Investing in nature to address climate change, support biodiversity, and protect ocean health—and more—is expected to reach record levels this year in response to more regulation and market demand, according to Cambridge Associates, a global investment firm.
Still, the amount of private capital invested to support natural systems will fall far short of what’s needed, according to the annual “State of Finance for Nature” report published in December from the United Nations Environment Programme.
A big reason is that nearly US$7 trillion in public and private finance was directed to companies and economic activities in 2022 that caused direct harm to nature, while only US$200 billion was directed to so-called nature-based solutions, or NbS—investments that protect, conserve, restore, or engage in the sustainable management of land and water ecosystems, as defined by the United National Environment Assembly 5, or UNEA5, the report said.
“Without a big turnaround on nature-negative finance flows, increased finance for NbS will have limited impact,” it said.
But the report also said that the misalignment “represents a massive opportunity to turn around private and public finance flows” to meet targets set by the United Nations Rio Conventions on climate change, desertification, and biodiversity loss.
The conventions aim to limit climate change to 1.5 degree Celsius above pre-industrial levels, protect 30% of the earth’s land and seas by 2030, and to reach “land degradation neutrality” by 2030. Reaching those goals will require more than double the amount of current levels of nature-based investing by 2025, to US$436 billion, and nearly triple today’s levels to US$542 billion by 2030, the report said.
Most of the US$200 billion invested in NbS today is by governments, but private investors contributed US$35 billion—including US$4.6 billion via impact investing funds and US$3.9 billion via philanthropy. The largest source of private finance was in the form of biodiversity offsets and credits. [An offset is designed to compensate for biodiversity loss, while a credit is the asset created to restore it].
Many wealthy individuals and families concerned about climate change and the environment so far have focused their investment dollars on climate solutions and innovations in technology and infrastructure, or in technologies supporting food and water efficiency, says Liqian Ma, head of sustainable investment at Cambridge Associates.
But “increasingly there is growing awareness that nature provides a lot of gifts and solutions if we prudently and responsibly manage nature-based assets,” Ma says.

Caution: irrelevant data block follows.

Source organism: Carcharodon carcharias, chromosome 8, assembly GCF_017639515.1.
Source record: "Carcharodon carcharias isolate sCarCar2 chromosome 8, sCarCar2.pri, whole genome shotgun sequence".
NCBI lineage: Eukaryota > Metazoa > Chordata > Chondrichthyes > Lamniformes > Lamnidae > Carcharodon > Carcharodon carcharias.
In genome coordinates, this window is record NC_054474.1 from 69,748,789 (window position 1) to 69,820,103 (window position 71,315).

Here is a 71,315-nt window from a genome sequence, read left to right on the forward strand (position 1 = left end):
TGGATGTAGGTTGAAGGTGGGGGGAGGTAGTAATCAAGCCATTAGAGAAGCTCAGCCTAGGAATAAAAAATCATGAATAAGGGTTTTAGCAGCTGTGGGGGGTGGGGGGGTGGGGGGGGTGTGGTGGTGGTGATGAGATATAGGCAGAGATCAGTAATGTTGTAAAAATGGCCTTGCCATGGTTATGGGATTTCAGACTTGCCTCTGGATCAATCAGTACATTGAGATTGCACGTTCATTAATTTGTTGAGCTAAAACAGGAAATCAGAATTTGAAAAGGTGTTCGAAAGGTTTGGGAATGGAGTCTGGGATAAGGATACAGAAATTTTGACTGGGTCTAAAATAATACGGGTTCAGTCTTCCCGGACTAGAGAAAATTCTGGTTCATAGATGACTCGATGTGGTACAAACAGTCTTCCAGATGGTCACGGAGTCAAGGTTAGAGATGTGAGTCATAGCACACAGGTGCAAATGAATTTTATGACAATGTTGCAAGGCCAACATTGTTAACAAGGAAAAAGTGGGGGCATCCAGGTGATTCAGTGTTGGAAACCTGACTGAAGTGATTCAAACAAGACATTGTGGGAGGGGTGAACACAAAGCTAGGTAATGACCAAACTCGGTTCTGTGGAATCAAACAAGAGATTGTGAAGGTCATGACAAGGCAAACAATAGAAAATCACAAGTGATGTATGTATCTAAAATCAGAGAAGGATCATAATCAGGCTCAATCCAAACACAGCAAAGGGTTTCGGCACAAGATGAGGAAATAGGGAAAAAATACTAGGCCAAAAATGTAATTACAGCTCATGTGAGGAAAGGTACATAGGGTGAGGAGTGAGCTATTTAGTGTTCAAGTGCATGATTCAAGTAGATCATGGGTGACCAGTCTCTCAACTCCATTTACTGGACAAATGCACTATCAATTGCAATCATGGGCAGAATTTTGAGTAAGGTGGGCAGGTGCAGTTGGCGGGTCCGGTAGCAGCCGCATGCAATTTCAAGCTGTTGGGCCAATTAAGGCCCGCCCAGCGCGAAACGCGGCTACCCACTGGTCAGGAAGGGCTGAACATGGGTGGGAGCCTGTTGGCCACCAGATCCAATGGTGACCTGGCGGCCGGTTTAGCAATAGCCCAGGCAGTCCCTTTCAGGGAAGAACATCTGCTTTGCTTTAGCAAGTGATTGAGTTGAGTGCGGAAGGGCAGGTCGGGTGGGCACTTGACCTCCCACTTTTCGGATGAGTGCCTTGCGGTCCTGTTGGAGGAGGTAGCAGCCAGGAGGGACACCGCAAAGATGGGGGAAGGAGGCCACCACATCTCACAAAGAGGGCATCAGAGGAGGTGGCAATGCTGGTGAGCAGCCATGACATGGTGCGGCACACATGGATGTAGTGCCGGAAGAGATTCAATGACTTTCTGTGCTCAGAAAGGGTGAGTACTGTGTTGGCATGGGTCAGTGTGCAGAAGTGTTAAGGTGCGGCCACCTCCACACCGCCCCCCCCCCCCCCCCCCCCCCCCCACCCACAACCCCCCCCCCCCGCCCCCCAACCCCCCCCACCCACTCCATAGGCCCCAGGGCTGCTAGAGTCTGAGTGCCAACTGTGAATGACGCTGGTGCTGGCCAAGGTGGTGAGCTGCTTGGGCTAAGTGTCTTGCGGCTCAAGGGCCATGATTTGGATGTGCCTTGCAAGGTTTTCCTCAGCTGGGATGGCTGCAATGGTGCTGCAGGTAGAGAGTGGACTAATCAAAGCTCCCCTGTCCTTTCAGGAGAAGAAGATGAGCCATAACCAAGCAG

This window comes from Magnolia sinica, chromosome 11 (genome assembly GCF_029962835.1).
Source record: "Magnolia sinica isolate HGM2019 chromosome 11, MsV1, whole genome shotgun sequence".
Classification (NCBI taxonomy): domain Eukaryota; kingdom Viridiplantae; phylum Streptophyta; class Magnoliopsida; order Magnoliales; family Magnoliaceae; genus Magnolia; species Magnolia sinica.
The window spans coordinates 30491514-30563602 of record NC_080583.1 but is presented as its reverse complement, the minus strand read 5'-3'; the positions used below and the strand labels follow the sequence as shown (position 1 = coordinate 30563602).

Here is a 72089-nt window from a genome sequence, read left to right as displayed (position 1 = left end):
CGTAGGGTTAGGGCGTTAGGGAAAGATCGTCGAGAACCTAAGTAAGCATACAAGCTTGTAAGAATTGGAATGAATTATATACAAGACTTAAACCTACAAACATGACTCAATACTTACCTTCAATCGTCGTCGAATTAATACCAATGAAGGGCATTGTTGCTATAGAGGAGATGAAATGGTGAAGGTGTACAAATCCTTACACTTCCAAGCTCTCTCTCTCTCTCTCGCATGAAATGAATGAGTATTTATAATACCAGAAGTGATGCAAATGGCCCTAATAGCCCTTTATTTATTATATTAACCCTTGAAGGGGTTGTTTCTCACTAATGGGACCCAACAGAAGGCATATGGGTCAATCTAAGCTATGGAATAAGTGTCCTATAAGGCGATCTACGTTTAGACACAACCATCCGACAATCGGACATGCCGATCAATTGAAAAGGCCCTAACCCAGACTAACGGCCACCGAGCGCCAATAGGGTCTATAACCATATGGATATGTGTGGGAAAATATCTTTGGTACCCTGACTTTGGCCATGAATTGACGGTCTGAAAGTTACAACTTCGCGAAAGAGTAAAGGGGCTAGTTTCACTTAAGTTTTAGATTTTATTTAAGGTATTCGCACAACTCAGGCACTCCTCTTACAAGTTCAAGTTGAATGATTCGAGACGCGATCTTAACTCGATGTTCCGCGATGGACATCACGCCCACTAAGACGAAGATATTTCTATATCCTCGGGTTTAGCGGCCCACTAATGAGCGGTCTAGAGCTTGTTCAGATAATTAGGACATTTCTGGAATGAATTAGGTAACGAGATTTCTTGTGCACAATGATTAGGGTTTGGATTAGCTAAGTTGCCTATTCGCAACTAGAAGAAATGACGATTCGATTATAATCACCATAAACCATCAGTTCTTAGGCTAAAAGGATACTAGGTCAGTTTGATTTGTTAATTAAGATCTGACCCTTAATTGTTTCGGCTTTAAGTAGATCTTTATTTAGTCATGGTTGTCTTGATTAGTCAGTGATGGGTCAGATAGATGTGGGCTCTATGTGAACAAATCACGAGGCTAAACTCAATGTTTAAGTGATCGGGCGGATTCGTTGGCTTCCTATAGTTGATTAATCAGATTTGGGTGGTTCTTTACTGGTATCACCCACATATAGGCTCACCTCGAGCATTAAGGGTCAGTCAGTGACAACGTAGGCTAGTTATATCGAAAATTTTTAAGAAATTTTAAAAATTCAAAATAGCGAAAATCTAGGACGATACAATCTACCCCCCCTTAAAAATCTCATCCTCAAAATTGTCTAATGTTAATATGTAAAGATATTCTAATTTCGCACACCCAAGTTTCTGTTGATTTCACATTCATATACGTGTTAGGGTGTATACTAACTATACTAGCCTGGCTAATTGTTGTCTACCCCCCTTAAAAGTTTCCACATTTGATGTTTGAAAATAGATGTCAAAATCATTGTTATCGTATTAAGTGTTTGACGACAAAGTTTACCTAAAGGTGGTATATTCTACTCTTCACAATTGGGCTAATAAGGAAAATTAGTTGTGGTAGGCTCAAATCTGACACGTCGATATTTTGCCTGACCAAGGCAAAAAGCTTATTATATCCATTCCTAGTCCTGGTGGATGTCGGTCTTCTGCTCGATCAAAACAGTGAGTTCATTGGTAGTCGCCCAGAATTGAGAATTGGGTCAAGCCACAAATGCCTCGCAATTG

Investments can be made, for instance, in sustainable forestry and sustainable agriculture—which can help sequester carbon—in addition to wetland mitigation, conservation, and ecosystem services.
“Those areas are not in the mainstream, but they are additional tools for investors,” Ma says.
Finance Earth, a London-based social enterprise, is among the organizations working to make these tools more mainstream by creating a wider array of nature-based solutions in addition to related investment vehicles.
Finance Earth groups nature-based solutions into six themes: agriculture, forestry, freshwater, marine/coastal, peatland, and species protection. Supporting many of these areas are an array of so-called ecosystem services, or benefits that nature provides such as absorbing carbon dioxide, boosting biodiversity, and providing nutrients, says Rich Fitton, director of Finance Earth.
Each of these ecosystem services are behind existing and emerging markets. Carbon-related disclosure requirements (at various stages of approval in the U.S. and elsewhere) have long spurred demand for carbon markets, the most mature of these markets.
Cambridge Associates, for instance, works with dedicated asset managers who have been approved by the California Air Resources Board to buy carbon credits, Ma says.
In its annual investment outlook, the firm said California’s carbon credits should outperform global stocks this year as the board is expected to reduce the supply of available credits to meet the state’s emission reduction targets. The value of these credits is expected to rise as the supply drops.
In September, the G20 Task Force on Nature-Related Financial Disclosures released recommendations (similar to those put forward several years ago by the Task Force for Carbon-related Financial Disclosure) that provide guidance for how companies can look across their supply chains to assess their impact on nature, water, and biodiversity “and then start to understand what the nature-related risks are for their business,” Fitton says.
The recommendations will continue to spur already thriving biodiversity markets, which exist in more than 100 countries including the U.S. In the U.K., a new rule called “Biodiversity Net Gain” went into effect this month requiring developers to produce a 10% net gain in biodiversity for every project they create.
Though developers can plant trees on land they’ve developed for housing, for example, they also will likely need to buy biodiversity credits from an environmental nonprofit or wildlife trust to replace and add to the biodiversity that was lost, Fitton says.